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by Team Sammy


Michael Gordon is Chief Business Development Officer at Independent Advisor Alliance. As CBDO, Michael is focused on being a private practice consultant by engaging and challenging financial advisors who are currently affiliated with an independent model as well as advisors who are looking to break away from the traditional bank and wire house platform


Team Sammy: Share with us a little bit about growing up – your family and community.

Michael Gordon: I'm married and a proud father of four. I love spending time and having fun with my family, reading, working out, and cooking. I also enjoy collecting sports cards, especially with my son, discovering great sushi restaurants, coaching sports, being involved at my church, and volunteering at organizations that are important to me and where I hope I can make a positive difference. 


Team Sammy: Tell us about what it was like growing up - your family and community?

Michael Gordon: I grew up outside of Philadelphia in the Garnet Valley area. Although I moved away many years ago, I still love cheering on the Eagles and the Phillies, and I have fond memories of my hometown. 

When I was growing up, my dad owned his own business - a business that he worked hard to build and grow successfully. From him, I learned the value of hard work, the importance of believing in yourself and pursuing your interests and talents, and the reward that comes from creating something you can be proud of. My mom was nurturing, supportive, and always there to love us and cheer us on. My parents led by example, and my siblings and I learned a lot from them both.  

As a kid, I loved playing sports - especially baseball. It was a great way for my dad and I to bond, and I have so many good memories of our time together on the field or hitting together in the batting cage that he built in our back yard. I also loved just being outside - playing in the creek, spending the day exploring the woods near my house, and playing sports with friends. I'm thankful for the childhood I had and the strong foundation it provided.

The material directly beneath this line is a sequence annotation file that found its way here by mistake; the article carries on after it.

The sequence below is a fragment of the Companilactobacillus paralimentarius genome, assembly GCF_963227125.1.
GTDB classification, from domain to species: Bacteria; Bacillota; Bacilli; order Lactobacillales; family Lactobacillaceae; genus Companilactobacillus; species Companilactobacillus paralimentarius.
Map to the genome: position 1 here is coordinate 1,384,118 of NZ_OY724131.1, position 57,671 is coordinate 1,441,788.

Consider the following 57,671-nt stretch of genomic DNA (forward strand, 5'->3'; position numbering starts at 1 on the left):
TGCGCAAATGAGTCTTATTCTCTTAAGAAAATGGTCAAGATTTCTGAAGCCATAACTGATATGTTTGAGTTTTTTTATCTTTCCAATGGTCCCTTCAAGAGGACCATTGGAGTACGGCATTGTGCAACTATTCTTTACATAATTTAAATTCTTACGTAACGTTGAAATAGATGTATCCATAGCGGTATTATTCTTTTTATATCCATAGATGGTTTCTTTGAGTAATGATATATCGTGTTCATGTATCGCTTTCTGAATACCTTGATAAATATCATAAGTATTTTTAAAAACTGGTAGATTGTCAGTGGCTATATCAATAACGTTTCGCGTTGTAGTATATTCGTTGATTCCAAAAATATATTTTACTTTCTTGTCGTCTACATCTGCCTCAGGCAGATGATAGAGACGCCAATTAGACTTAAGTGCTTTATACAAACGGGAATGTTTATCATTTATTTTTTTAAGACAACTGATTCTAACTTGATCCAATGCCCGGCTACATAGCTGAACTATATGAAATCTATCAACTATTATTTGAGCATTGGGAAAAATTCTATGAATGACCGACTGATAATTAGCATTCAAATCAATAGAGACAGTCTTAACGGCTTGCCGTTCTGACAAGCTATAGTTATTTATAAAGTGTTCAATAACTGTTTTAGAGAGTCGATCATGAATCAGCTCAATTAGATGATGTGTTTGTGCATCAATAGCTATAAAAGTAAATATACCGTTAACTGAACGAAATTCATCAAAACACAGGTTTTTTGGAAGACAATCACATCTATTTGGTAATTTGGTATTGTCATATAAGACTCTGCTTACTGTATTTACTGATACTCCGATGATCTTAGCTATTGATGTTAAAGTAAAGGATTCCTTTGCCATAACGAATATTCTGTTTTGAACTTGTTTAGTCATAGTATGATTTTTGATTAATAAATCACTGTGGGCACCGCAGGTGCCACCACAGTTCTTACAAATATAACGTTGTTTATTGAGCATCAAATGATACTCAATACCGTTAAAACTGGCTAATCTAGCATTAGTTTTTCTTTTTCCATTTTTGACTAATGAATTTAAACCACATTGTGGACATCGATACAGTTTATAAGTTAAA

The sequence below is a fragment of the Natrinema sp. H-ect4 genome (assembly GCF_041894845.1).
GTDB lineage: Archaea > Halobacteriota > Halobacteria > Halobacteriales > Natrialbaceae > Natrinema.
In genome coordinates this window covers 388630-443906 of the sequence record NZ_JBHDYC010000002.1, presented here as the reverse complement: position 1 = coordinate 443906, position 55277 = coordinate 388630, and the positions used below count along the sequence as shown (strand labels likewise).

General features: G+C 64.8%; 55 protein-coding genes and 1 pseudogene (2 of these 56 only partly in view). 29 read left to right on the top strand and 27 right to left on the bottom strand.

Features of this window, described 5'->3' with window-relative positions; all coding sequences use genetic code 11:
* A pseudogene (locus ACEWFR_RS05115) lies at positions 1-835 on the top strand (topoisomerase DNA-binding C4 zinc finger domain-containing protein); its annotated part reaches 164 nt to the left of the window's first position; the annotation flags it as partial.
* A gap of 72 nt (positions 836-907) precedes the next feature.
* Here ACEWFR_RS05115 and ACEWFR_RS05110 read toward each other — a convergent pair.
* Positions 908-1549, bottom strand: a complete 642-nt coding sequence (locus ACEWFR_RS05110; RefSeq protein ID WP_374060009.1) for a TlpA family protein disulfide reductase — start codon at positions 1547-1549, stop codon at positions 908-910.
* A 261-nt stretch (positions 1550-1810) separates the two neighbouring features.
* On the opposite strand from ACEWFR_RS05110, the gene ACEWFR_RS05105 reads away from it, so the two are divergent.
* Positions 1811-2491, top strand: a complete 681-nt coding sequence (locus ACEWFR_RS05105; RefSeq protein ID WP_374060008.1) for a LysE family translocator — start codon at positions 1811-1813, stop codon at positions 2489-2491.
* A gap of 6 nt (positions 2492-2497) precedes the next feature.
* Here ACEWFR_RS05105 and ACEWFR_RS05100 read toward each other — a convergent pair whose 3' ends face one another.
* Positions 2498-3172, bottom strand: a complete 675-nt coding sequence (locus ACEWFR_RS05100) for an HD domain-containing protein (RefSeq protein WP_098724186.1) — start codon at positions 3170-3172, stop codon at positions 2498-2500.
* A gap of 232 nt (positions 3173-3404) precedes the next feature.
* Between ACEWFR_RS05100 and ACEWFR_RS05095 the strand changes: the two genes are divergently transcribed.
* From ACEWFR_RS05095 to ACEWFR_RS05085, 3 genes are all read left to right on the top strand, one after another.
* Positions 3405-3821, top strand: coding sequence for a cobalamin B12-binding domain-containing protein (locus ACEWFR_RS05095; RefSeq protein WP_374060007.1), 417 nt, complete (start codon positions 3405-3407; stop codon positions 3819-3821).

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Team Sammy: What was one of your first money memories?

Michael Gordon: I remember one Christmas when I was young - maybe 6 years old. My dad asked me if I got everything that I wanted for Christmas. For some crazy reason (being 6 years old), I said no. He asked me what I didn't get that I wanted - and I really couldn't think of anything. After struggling to come up with something for a few minutes I said Matchbox cars, even though that wasn't really true. 

After that fun exercise, he told me to get all of my new toys together, because in the morning we were going to drop them off at the shelter for all of the little boys and girls that didn't have anything. Although my dad ultimately decided to let me keep my toys and we donated some other toys to kids in need, I learned a very valuable lesson that day about being thankful for all I'd been given, and about how important it is to remember and help those who are less fortunate.

I'm thankful my dad cared enough to teach me those lessons at a young age. 


Team Sammy: What was your first saving experience or memory?

Michael Gordon: I collected baseball cards from the time I was very young - something I still enjoy and do today with my own son. I remember having to save money to buy my own cards, and my parents would match what I saved to encourage saving.